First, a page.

August 1, 2014 Update:
The original version of this article was written in 2010 to describe the huge changes in Mexican tax law (aka ISR). There have been yet more substantive changes to the ISR (Mexican tax code/law) since then that are worth noting. The good attorney Lic. Spencer McMullen has publicly posted his understandings of the taxes owed on selling a property in Mexico. As always, we offer the clear disclaimer that we are not tax authorities, nor legal authorities, nor accounting authorities, so the information we offer is quoted from other sources we have found to be reliable. As always, the insights offered here on Yucalandia are based upon actual experiences of the experts and their specific local legal workings. Since the laws and rules change, and there are also local variations in how the rules are applied: Final decisions on real estate sale tax matters are up to YOUR individual Notario. Find a good Notario and consult with them. Having said all this, here are Lic. McMullen’s current July 2014 insights:
Sellers can currently exempt gains up to the amount of “700,000 UDIs” which is roughly $3,500,000 pesos, as long as the seller is a citizen or has a residente temporal or residente permanente. The building and property must also be your primary home (see the legal definitons and requirements below on how to qualify a property as being your primary home – principle center of fiscal activities). Further, you can only use the exemption once every 5 years, and your land area must not exceed more than 3 times your building footprint, (“among other things”).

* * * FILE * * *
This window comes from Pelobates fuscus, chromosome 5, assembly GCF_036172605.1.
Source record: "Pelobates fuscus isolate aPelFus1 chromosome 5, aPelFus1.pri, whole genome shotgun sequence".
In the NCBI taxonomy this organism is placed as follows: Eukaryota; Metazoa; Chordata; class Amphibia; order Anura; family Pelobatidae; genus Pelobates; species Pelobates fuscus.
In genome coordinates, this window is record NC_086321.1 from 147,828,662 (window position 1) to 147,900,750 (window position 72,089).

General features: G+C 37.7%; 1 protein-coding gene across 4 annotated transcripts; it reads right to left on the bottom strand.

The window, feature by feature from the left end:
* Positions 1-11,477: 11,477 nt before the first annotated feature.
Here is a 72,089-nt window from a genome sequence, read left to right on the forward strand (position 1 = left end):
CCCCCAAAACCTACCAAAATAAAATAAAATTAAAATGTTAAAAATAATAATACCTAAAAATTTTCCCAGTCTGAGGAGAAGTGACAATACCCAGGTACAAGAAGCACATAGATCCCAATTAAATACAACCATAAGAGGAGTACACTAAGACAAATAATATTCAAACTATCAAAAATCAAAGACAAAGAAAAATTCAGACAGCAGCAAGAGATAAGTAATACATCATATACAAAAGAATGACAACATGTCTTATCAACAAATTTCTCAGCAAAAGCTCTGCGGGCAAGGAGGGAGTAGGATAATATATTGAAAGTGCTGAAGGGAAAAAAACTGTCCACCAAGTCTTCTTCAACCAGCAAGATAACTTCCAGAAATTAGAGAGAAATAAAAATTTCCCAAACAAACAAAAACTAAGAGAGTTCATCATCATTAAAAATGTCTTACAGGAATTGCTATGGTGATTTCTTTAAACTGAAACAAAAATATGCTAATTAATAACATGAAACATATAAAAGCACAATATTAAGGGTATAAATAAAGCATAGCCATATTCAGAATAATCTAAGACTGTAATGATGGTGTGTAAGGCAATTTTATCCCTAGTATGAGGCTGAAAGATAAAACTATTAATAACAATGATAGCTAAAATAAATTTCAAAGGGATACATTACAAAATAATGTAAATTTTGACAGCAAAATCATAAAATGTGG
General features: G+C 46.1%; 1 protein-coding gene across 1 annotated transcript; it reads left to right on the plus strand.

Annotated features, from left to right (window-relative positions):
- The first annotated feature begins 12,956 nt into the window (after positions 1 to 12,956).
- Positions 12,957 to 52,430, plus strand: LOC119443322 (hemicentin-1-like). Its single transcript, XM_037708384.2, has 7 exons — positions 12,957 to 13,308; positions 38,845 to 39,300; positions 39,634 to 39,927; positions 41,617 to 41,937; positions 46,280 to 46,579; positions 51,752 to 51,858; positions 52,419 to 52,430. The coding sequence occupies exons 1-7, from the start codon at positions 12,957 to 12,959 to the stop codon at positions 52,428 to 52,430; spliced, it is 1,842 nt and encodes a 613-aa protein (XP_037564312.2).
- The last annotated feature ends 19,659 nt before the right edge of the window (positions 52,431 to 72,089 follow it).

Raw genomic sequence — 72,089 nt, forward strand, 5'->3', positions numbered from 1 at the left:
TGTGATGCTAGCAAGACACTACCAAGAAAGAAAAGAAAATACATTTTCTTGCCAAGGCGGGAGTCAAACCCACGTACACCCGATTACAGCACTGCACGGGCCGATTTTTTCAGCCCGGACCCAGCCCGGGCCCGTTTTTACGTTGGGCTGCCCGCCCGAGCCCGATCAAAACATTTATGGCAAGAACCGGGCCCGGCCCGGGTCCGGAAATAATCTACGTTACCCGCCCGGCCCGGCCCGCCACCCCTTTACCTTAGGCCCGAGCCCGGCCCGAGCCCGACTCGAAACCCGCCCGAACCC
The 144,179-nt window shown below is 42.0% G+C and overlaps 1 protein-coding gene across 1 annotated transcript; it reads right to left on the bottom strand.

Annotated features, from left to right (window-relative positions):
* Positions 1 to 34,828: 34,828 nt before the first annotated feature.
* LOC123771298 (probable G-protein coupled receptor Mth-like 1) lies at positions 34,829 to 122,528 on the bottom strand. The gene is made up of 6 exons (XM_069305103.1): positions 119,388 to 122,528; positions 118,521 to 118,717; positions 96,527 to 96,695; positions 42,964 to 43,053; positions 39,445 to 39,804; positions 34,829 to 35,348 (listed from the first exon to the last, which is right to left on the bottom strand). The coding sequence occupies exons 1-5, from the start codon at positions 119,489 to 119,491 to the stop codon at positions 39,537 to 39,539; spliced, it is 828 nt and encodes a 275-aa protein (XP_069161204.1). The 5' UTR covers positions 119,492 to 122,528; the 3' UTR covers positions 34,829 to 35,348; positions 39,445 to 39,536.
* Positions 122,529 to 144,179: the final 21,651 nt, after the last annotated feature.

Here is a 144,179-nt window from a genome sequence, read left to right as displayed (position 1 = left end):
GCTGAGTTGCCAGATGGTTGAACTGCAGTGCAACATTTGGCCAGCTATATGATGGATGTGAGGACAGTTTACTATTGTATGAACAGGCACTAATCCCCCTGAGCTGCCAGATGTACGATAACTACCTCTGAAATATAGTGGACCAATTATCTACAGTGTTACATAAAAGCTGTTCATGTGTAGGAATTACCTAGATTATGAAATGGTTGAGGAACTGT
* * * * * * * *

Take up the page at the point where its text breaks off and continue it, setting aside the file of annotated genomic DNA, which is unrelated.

That leaves a question: Are you also required to pay the 16% IVA on the agent’s commission? …. Lic. McMullen replies:
“Yes you pay the IVA 16% sales tax on services, not just goods. This is something foreigners don´t understand, as they are used to paying sales tax on the sale of goods only and not professional services. You pay the sales tax of 16% and they (later) pay income tax on their earnings. This is like purchasing a car in the USA, you pay sales tax and the dealer still pays income tax on their profit. “
Original Article: Mexico’s tax code on property taxes just changed dramatically in February 2010, nullifying most internet advice given before February. This article addresses some of the current tax requirements and rules, and also addresses the some of the possible tax differences between FMT/FMM & FM3 or FM2…
There is a lot of outdated on the internet about how to save on a future Capital Gains taxes when you sell your property. This advice may have worked before Feb. 2010, but the rules have changed: … dramatically raising the bar . . .
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Full details and translations can be found in the Main Article (see Header):
Capital Gains Taxes on Mexican Properties
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Feel free to copy while giving proper attribution: YucaLandia/Surviving Yucatan.
© Steven M. Fry
Read-on MacDuff . . .